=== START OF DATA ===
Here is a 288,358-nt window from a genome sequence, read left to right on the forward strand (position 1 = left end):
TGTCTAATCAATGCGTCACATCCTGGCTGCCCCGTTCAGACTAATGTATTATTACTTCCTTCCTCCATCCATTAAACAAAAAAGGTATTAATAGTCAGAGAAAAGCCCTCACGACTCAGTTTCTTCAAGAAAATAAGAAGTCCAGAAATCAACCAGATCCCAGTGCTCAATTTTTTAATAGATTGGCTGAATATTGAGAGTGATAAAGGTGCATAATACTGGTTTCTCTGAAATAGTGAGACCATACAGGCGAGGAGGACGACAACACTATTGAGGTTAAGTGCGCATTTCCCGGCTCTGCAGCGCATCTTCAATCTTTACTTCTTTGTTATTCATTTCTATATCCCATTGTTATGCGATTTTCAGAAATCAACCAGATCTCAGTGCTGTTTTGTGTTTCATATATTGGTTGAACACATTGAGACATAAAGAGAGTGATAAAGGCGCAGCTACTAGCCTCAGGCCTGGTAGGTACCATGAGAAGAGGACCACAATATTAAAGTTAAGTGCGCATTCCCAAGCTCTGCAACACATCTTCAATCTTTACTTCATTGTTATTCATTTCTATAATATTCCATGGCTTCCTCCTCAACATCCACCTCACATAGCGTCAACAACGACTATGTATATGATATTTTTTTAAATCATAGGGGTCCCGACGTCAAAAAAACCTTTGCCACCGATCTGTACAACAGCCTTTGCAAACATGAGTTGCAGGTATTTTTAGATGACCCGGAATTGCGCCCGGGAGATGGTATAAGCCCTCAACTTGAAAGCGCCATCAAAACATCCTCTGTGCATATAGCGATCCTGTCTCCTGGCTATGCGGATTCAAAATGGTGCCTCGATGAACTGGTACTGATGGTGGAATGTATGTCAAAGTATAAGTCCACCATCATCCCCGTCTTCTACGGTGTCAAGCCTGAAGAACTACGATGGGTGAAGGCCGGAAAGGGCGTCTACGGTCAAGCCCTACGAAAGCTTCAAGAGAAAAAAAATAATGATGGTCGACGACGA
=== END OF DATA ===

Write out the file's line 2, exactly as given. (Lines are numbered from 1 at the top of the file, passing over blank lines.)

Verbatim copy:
TGTCTAATCAATGCGTCACATCCTGGCTGCCCCGTTCAGACTAATGTATTATTACTTCCTTCCTCCATCCATTAAACAAAAAAGGTATTAATAGTCAGAGAAAAGCCCTCACGACTCAGTTTCTTCAAGAAAATAAGAAGTCCAGAAATCAACCAGATCCCAGTGCTCAATTTTTTAATAGATTGGCTGAATATTGAGAGTGATAAAGGTGCATAATACTGGTTTCTCTGAAATAGTGAGACCATACAGGCGAGGAGGACGACAACACTATTGAGGTTAAGTGCGCATTTCCCGGCTCTGCAGCGCATCTTCAATCTTTACTTCTTTGTTATTCATTTCTATATCCCATTGTTATGCGATTTTCAGAAATCAACCAGATCTCAGTGCTGTTTTGTGTTTCATATATTGGTTGAACACATTGAGACATAAAGAGAGTGATAAAGGCGCAGCTACTAGCCTCAGGCCTGGTAGGTACCATGAGAAGAGGACCACAATATTAAAGTTAAGTGCGCATTCCCAAGCTCTGCAACACATCTTCAATCTTTACTTCATTGTTATTCATTTCTATAATATTCCATGGCTTCCTCCTCAACATCCACCTCACATAGCGTCAACAACGACTATGTATATGATATTTTTTTAAATCATAGGGGTCCCGACGTCAAAAAAACCTTTGCCACCGATCTGTACAACAGCCTTTGCAAACATGAGTTGCAGGTATTTTTAGATGACCCGGAATTGCGCCCGGGAGATGGTATAAGCCCTCAACTTGAAAGCGCCATCAAAACATCCTCTGTGCATATAGCGATCCTGTCTCCTGGCTATGCGGATTCAAAATGGTGCCTCGATGAACTGGTACTGATGGTGGAATGTATGTCAAAGTATAAGTCCACCATCATCCCCGTCTTCTACGGTGTCAAGCCTGAAGAACTACGATGGGTGAAGGCCGGAAAGGGCGTCTACGGTCAAGCCCTACGAAAGCTTCAAGAGAAAAAAAATAATGATGGTCGACGACGA